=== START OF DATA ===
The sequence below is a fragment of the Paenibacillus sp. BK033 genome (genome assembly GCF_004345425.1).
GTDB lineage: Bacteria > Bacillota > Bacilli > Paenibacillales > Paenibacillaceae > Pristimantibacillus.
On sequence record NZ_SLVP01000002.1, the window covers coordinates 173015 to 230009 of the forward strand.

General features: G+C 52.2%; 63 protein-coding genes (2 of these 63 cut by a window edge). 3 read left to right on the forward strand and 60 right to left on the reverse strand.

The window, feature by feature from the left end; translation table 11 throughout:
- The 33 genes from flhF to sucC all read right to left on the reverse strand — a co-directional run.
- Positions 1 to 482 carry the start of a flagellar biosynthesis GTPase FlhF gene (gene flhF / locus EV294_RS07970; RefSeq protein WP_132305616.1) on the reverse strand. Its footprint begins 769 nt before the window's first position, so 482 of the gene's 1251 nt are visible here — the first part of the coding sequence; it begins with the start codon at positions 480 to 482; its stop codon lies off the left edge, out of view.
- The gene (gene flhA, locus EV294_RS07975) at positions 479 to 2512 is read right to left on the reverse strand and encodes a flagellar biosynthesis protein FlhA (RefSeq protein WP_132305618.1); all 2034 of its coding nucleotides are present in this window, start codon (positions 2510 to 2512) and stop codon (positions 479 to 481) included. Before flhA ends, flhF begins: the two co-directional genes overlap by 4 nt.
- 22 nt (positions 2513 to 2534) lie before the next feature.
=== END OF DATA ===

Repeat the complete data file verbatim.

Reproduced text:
The sequence below is a fragment of the Paenibacillus sp. BK033 genome (genome assembly GCF_004345425.1).
GTDB lineage: Bacteria > Bacillota > Bacilli > Paenibacillales > Paenibacillaceae > Pristimantibacillus.
On sequence record NZ_SLVP01000002.1, the window covers coordinates 173015 to 230009 of the forward strand.

General features: G+C 52.2%; 63 protein-coding genes (2 of these 63 cut by a window edge). 3 read left to right on the forward strand and 60 right to left on the reverse strand.

The window, feature by feature from the left end; translation table 11 throughout:
- The 33 genes from flhF to sucC all read right to left on the reverse strand — a co-directional run.
- Positions 1 to 482 carry the start of a flagellar biosynthesis GTPase FlhF gene (gene flhF / locus EV294_RS07970; RefSeq protein WP_132305616.1) on the reverse strand. Its footprint begins 769 nt before the window's first position, so 482 of the gene's 1251 nt are visible here — the first part of the coding sequence; it begins with the start codon at positions 480 to 482; its stop codon lies off the left edge, out of view.
- The gene (gene flhA, locus EV294_RS07975) at positions 479 to 2512 is read right to left on the reverse strand and encodes a flagellar biosynthesis protein FlhA (RefSeq protein WP_132305618.1); all 2034 of its coding nucleotides are present in this window, start codon (positions 2510 to 2512) and stop codon (positions 479 to 481) included. Before flhA ends, flhF begins: the two co-directional genes overlap by 4 nt.
- 22 nt (positions 2513 to 2534) lie before the next feature.